Lantern Review: A Journal of Asian American Poetry

Tarfia Faizullah

At Zahra's Salon for Ladies

Tilt back your upraised face,
its twin arched widths of thick,

black brow. Close your eyes:
see, without seeing, the two long

sweeps of white thread unwound
from a spool through the unadorned

fingers of this woman you address
with respect as Auntie, though you

don't share with her any blood.
She pulls the strands taut, twists

them sharply into a braid she'll
press across each eyebrow, each

unwanted hair scythed sharply
away. Listen as she speaks to others

in this language unknown
but familiar: Urdu, rising soft, like

these damp whorls of hairspray
that fill the air briefly, then disappear

like those West Texas summers
your parents spent poolside, nights

your body was a shadow quickening
water, its new flesh unaware of its own

indecency. Nights ghazals sieved
through scuffed speakers, & in Urdu,

Ghulam Ali sang, chupke, chupke,
raat, deen—quietly, quietly, night & day—

as water darkens between your legs
scissoring back & forth. Already you had

begun to learn longing's strange
and famished lessons—assu bahana yaad

hai, Ghulam Ali sings, I remember
shedding tears—as Auntie Neelam tests

the wax, dips a wooden stick
into viscous amber liquid she will layer

thick on each arm, those slender
cylinders of skin and bone once heavy

with flesh. Even now, you want
more than you can bear: some space

to have as your own: not this
chair, taken over by some other body

bent backwards, not your apartment,
filled with papers, books thumbed through

on nights the stars remain unseen
through clouded sky. Once, your mother

knelt between your legs, trimmed
the hair there grown too quickly, warned

you, Never let anyone touch you
here. You were terrified no one would

those mornings spent veiled
in the mosque, gazing through the curtain

separating you and the other girls
from the men. Auntie Neelam layers

squares of cotton over the hot wax,
& you anchor your body so as not

to pull away—you close your eyes,
ready to flinch. Summers you pulled

away from any kind of touching.
Summers you ignored your parents, refused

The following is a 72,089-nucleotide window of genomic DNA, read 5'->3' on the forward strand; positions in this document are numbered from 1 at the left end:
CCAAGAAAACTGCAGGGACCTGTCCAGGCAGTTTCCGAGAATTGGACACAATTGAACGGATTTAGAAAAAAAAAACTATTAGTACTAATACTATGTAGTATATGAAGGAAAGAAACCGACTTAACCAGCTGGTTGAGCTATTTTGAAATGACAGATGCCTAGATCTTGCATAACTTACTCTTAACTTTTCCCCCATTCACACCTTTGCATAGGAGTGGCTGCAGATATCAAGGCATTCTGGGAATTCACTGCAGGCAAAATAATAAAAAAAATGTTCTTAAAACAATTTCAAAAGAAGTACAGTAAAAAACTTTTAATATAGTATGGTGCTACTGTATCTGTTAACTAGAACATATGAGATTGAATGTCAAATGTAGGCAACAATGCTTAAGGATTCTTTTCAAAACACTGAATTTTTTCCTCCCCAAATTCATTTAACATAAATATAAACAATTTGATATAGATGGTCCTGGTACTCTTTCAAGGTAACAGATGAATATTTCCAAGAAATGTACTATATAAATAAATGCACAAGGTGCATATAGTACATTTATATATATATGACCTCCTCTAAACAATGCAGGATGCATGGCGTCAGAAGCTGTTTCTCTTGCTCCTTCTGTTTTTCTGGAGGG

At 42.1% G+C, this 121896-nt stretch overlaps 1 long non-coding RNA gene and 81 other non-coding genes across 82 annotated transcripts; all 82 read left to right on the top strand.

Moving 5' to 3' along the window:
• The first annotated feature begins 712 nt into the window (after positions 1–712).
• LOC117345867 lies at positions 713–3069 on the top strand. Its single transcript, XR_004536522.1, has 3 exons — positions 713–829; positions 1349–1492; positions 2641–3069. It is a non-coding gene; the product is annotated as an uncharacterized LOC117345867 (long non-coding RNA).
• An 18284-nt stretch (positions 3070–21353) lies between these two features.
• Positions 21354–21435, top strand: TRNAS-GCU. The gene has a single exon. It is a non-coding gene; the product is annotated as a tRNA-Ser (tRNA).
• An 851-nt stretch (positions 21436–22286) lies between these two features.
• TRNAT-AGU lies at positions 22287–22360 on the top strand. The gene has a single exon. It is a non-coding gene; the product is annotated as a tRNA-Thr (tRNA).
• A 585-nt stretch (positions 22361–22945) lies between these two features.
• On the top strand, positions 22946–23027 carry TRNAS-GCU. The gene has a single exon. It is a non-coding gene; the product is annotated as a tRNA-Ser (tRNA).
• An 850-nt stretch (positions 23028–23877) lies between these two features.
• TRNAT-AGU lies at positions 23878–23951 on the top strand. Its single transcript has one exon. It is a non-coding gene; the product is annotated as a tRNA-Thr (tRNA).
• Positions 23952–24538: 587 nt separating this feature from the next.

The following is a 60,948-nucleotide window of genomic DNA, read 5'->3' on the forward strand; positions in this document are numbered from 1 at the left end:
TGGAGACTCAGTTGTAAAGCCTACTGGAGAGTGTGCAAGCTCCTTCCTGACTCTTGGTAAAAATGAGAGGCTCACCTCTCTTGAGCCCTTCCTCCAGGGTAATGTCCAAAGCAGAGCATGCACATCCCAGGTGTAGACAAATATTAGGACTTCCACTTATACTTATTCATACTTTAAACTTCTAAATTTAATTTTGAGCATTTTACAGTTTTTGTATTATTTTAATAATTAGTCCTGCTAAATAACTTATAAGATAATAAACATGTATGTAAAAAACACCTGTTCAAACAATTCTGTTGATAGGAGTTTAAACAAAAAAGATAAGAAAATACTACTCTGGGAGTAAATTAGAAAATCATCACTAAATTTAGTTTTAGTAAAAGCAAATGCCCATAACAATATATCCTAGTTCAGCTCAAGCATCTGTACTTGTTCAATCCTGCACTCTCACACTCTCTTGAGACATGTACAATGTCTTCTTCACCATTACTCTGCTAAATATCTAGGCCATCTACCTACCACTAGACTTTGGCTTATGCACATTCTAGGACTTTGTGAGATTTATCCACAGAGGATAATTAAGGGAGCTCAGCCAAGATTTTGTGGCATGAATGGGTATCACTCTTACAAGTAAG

to eat, obsessively read the Bible
instead of the Qur'an. Summers you repeated

to yourself, This is my body, do
this in remembrance of me—and the hiding

of your face with the veil, I remember,
Ghulam Ali sings. You extend one smooth arm

to Auntie Neelam, uncurl your palm,
let her press your fingertips down to hold it

flat. She squeezes out henna, fills
your hands with every imaginable shape

of intricate vine, fragile blossom.
You imagine her in Pakistan, cooking for

her husband, her long, dark hair
twisted away into a headscarf, a Qur'an

dark with dust on a high shelf
beside pictures of her younger self. What

right do you have to place her
there? You have given her a cheaply made

headscarf, a flimsier husband,
clichés for a life owned & lived. In return,

she has given your body, stripped
of its darkness, perfumed with sandalwood,

rosewater, its own sense of body.
This face that she has given such clarity

will, this evening, twist into a shy
smile at the man you & your parents

have promised it to. Before the veil
is draped over both your head & his, before

the gold bangles are struggled onto
your wrists, before the mirror is presented

& you glimpse yourself for the first time
as a married woman, you won't be thinking

of how Auntie Neelam offered you
a small mishti to ensure a lifetime of sweetness.

You won't be thinking about how,
with your tongue cradling its sugared milkiness,

you passed a wall of clematis vine,
noticed that each separate leaf was a hand fluttering

in low breeze. You won't recall, then,
the night you first learned to touch your own

body & offer it itself: darkness
a rough, soft palm shuddering backwards, forward—

you won't yet know that you will
never stop walking alone beneath a summer sky

twisting with such blue light.